Life is in constant motion. Sometimes it pushes us forward, and we're filled with encouragement. Other times it assaults us, forcing us backwards and stripping us of our confidence. Either way, there is growth to be had.
One lesson I've learned over and over again through both the above types of life elements is that humor and letting go can be therapeutic. Here's some Halloween therapy to lighten your day and feed you a bit of useless knowledge - you know, in case you end up on Family Feud or something.
Have you ever heard of Samhain Eve? (I've heard of Samhain, but not with the eve.) Want to know why the eve is added here?
- Samhain is the Irish word for November, so technically adding Eve makes the phrase say October 31st.
And why Snap Apple Night? Kind of a weird way to refer to Halloween, right?
- Snap Apple Night is the title of a painting (1833) by Daniel Maclise depicting a Halloween party. No, really. It is. Google it.
Now, for my personal fun fact....
We live in a fairly large neighborhood of cul-du-secs and horseshoe streets. It would be safe to say that this area is one of the busiest on Halloween night. Families come by the van-full and park their vehicles along the streets. Kids pile out and are allowed to roam freely, usually in groups or bunches. Most adults walk the streets, too, carrying flashlights. And yes, we as the adults who resided in the neighborhood would have fun too.
When my four children where younger, they'd come home at the night's end with enough candy to literally fill a kitchen garbage bag if not half another one, too. It was crazy. Of course, my mother's radar would go off, thinking their teeth would be rotten within a few weeks if I let them eat all that.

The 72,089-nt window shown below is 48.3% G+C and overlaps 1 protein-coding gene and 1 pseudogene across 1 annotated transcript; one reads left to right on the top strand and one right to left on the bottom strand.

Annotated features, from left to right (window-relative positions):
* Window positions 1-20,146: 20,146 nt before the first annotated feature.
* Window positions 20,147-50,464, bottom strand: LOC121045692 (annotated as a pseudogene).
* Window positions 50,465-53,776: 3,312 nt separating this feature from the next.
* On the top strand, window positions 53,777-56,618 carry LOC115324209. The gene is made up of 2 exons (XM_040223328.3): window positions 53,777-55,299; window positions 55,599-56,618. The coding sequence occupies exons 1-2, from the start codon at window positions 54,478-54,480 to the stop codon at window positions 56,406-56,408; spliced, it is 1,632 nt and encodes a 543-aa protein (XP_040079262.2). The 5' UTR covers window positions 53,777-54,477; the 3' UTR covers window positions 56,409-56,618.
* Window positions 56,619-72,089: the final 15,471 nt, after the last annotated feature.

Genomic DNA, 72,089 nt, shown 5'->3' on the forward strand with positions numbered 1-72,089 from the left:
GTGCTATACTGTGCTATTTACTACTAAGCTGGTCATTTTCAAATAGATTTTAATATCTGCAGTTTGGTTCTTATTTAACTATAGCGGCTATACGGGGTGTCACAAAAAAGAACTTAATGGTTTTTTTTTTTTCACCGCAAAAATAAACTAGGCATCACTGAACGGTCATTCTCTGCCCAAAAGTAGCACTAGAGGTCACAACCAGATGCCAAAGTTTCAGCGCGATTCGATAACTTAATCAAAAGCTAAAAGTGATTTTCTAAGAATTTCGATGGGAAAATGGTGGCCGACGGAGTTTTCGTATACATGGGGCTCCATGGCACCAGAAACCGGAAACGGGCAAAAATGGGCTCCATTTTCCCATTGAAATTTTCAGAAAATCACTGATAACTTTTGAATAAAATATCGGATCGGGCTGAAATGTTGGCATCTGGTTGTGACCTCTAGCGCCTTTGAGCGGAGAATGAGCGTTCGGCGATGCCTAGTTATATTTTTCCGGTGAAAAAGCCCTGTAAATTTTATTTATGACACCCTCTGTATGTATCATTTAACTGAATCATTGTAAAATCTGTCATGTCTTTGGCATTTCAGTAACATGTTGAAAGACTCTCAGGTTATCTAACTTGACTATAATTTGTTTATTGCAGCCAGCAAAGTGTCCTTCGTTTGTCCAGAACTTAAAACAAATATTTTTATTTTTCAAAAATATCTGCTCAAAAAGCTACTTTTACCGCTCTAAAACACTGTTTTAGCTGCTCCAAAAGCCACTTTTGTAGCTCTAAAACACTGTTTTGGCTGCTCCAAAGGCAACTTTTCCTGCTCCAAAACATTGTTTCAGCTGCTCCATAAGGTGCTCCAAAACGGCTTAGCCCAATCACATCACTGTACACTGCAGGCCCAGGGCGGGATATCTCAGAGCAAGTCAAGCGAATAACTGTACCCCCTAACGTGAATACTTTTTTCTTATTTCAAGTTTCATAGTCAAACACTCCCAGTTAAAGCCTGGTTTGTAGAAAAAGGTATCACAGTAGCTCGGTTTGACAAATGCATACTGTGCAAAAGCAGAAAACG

This is where the Halloween King came into existence, at least in our home anyway. I'd collect all my kids' candy, allowing them each to choose a few favorite pieces to set aside. They'd stack their individual stashes of Halloween pride near the fireplace and head off to bed. Once they were asleep, I'd collect all the candy and replace it with a wrapped present for each child. And just like Christmas morning, the kids would rush downstairs to see what special new gadget, toy, book, or whatever they'd received. Not once did they rush downstairs in the morning and complain about having to give up their candy.
But the REAL winner was my husband. He got to take all the candy to work with him and become the hero to all his employees - The REAL Halloween King.
It worked for our family. Maybe it could work for yours. AND btw - this is one of the picture books I'm writing.
Do you have any Halloween traditions in your family?